How the threat of Auston Matthews makes his linemates better

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·MLB Writer
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Auston Matthews celebrates a goal. (Getty Images).
Toronto Maple Leafs rookie sensation Auston Matthews celebrates a goal. (Getty Images).

When Auston Matthews was named to the Atlantic Division All-Star Team on Tuesday, by far the most important reason was his ability to put the puck in the net. Only two players in the NHL have scored more than the Maple Leafs rookie – who is humming along at a 40-plus goal pace.

Matthews has the size and hands to make his presence felt in front of the net and the speed and stick handling to create space for his dangerous shot. That combination of skills has despondent goaltenders fishing pucks out of their nets with regularity.

However, for all his prolific lighting of lamps, the 19-year-old has failed to consistently fill up the assist column. As it stands there are 123 players with more assists than Matthews – seven of them on Toronto.

We tend to expect our number one centres to be playmakers first, and that hasn’t been his pattern so far. Whenever a player has significantly more goals than helpers the question begins to emerge about whether he is a player who helps make his teammates better or simply a finisher.

On Jan. 3 against the Washington Capitals, Matthews demonstrated how unlikely it is that he’s the latter with arguably the assist of the season:

Although Matthews has been a goal scorer first, it’s clear that he creates opportunities for his teammates, even if it doesn’t always show up on the traditional stat sheet.

For instance, during the Centennial Classic, teammate Connor Brown scored a goal that the centre technically had no hand in, but obviously helped create:

During this play the threat of Matthews causes the Red Wings defence to converge at the front of the net leaving Brown open for a spectacular opportunity. Were the roles reversed and Brown were in the middle, there is no chance Matthews would have been left unmarked. His mere presence changes the shape of the defence.

Matthews has also shown the ability to use his menacing shot to draw in defenders and feed skilled rookie William Nylander on the power play with mechanical consistency.

Below are three goals that look virtually identical to each other all based on the same premise. Matthews has a shot to be respected and he’s not afraid of an ambitious cross-ice pass:

1:

2:

3:

In recent weeks as Toronto’s lines have solidified, the Matthews effect has come into focus. While Zach Hyman has played with him all year, the difference in production between Brown and Nylander with and without the Calder Trophy favourite has been substantial.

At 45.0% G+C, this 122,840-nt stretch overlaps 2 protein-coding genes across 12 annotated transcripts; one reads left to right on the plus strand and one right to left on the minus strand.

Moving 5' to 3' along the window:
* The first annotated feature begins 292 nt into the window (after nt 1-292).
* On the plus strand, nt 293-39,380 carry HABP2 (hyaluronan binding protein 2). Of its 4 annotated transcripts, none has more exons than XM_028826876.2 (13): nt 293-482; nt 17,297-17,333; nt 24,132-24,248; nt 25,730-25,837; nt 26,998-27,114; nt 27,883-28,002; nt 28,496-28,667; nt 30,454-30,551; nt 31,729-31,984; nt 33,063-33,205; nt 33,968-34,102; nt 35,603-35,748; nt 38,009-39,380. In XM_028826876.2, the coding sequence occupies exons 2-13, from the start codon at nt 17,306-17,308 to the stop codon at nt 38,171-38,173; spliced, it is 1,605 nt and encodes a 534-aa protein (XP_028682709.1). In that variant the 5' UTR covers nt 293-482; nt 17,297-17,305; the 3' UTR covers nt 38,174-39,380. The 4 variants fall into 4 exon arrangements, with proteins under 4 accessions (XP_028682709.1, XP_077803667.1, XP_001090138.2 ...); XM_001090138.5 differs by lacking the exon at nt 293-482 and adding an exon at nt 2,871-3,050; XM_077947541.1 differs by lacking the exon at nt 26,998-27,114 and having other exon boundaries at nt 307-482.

Since the Hyman-Matthews-Brown line has become a fixture, the right-winger has become significantly more productive after offering relatively little offensively earlier in the season:

Line

Games

Goals

Assists

Shots

Without Matthews

32

4

4

38

With Matthews

17

5

5

28

The 22-year-old rookie has been especially handy of late with nine points in his last nine games alongside Matthews.

On the surface it would appear that Nylander hasn’t been as affected by whether he plays with the powerful centre:

Line

Games

Goals

Assists

Shots

Without Matthews

16

3

6

25

With Matthews

32

5

12

68

However, those numbers are misleading as five of the speedy Swede’s supposedly sans-Matthews points have come on the power play where has has been playing with the Scottsdale Ariz., product.

Matthews has a stat line that implies he’s a sniper whose game borders on selfishness. Nothing could be farther from the truth. He clearly makes his linemates better and the reason his assist total doesn’t reflect that is a combination of a bad-luck shooting percentage for the skilled Nylander (8.6 percent) and a left winger in Hyman who’s a human puck retrieval system with questionable hands. If Brown continues to bury the puck as he has of late, his centreman will find his helper tally rise to expected levels.

The reason Matthews got picked first overall and tabbed as a franchise player was a balanced skill set with very few holes. In his first season in the NHL he is undoubtedly living up to those expectations.

That all-around offensive ability is what makes him a deserving of a ticket to All-Star Game, even if it’s the goals that got him there.